UNGA to vote on resolution concerning Srebrenica on May 23

15 Maj 2024, 16:11Kosovo & Region TEMA

UNGA to vote on resolution concerning Srebrenica on May 23

May 15, 2024 — The United Nations General Assembly is gearing up to tackle a key resolution concerning the Srebrenica genocide on May 23, a development highlighted on the institution's official website. Scheduled to commence at 16:00 Central European Time, the session will require a simple majority vote for the resolution's adoption, with 97 out of the 193 member states of the United Nations needed to ratify it.

The draft resolution, as disclosed by Voice of America, commemorates the tragic thirtieth anniversary of the Srebrenica genocide in 2025, acknowledging the loss of a minimum of 8,372 lives, the displacement of thousands, and the profound devastation inflicted upon families and communities.

Proposed by Germany and Rwanda, the resolution unequivocally condemns any attempts to deny the Srebrenica genocide or to glorify individuals convicted of war crimes, crimes against humanity, and genocide. It emphasizes the urgent need to conclude efforts to locate and identify the victims of the Srebrenica genocide and to bring the perpetrators to justice.

The Srebrenica massacre, which took place on July 11, 1995, saw over 8,000 Bosnian Muslim men and boys brutally executed by Bosnian Serb forces. Widely regarded as Europe's worst atrocity since World War II, this horrific event unfolded just a week after Srebrenica, a United Nations-designated safe area, was besieged by Bosnian Serb forces.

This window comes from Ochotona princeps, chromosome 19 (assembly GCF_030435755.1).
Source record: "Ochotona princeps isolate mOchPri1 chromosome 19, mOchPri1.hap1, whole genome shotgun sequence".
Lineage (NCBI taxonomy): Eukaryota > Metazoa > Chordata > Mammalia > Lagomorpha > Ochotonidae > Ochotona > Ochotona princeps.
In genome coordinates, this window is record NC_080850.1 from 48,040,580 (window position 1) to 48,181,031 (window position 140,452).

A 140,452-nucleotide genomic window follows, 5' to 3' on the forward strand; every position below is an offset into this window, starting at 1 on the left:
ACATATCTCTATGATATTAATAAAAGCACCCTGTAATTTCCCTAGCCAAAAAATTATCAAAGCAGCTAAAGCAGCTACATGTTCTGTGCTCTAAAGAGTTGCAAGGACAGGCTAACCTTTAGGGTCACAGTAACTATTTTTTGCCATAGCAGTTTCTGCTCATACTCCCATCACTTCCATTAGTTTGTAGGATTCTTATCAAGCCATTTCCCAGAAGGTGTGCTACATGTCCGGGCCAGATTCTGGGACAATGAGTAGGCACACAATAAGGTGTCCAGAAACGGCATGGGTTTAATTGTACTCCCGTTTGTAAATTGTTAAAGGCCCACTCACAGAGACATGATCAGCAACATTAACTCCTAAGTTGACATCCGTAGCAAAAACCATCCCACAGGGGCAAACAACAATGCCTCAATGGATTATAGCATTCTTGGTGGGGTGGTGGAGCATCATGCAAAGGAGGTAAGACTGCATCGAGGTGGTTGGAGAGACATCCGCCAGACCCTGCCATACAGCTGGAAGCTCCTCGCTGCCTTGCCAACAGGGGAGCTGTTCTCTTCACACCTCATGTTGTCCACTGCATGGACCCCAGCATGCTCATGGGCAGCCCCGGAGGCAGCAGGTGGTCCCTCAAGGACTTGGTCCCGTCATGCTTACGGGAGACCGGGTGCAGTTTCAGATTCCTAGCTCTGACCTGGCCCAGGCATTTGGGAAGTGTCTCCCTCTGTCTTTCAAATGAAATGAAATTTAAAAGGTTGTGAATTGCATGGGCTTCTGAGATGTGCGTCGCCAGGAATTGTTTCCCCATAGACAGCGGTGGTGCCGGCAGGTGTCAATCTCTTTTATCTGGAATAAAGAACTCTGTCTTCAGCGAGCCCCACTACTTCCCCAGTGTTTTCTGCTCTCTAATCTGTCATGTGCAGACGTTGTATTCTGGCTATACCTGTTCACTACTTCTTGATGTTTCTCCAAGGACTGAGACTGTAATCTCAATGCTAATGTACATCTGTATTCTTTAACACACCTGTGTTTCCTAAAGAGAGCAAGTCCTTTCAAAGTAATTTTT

Former Bosnian Serb leaders Radovan Karadžić and Ratko Mladić have been sentenced to life imprisonment by the UN tribunal for their roles in war crimes committed in the former Yugoslavia, including those in Srebrenica. Additionally, over 50 individuals have collectively received sentences totaling more than 700 years for their involvement in genocide and crimes within Srebrenica.

The International Court of Justice confirmed in 2007 that genocide had indeed occurred in Srebrenica, emphasizing Serbia's failure to prevent it.

However, Belgrade disputes the characterization of the Srebrenica massacre as genocide. Serbian President Aleksandar Vučić has announced his intention to attend the General Assembly meeting in New York, promising a resolute response to those challenging Serbia's position.

Serbia, backed by Russia, has advocated for the withdrawal of the resolution, arguing that its adoption would be deemed genocidal by its populace. Serbia's UN mission, in a letter, expressed dissatisfaction with the draft resolution's content, alleging that it stirs regional tensions and fosters division among UN members.

The European Union has also weighed in, stressing that the determination of whether genocide occurred in Srebrenica is based on the rulings of international judicial bodies. Any attempts to undermine this verdict are deemed unacceptable within Europe.

Peter Stano, the European Union spokesperson, emphasized that the bloc will not tolerate any member states denying or trivializing genocide or glorifying war criminals. This message is directed to all aspiring European Union members. Stano further urged political actors in the Western Balkans to refrain from rhetoric or actions that deny the tragic events in Srebrenica.

While resolutions of the United Nations General Assembly are non-binding, they hold significant political weight, reflecting the collective stance of member states on pertinent issues.

This article was adapted from a report by Voice of America Albanian Service.


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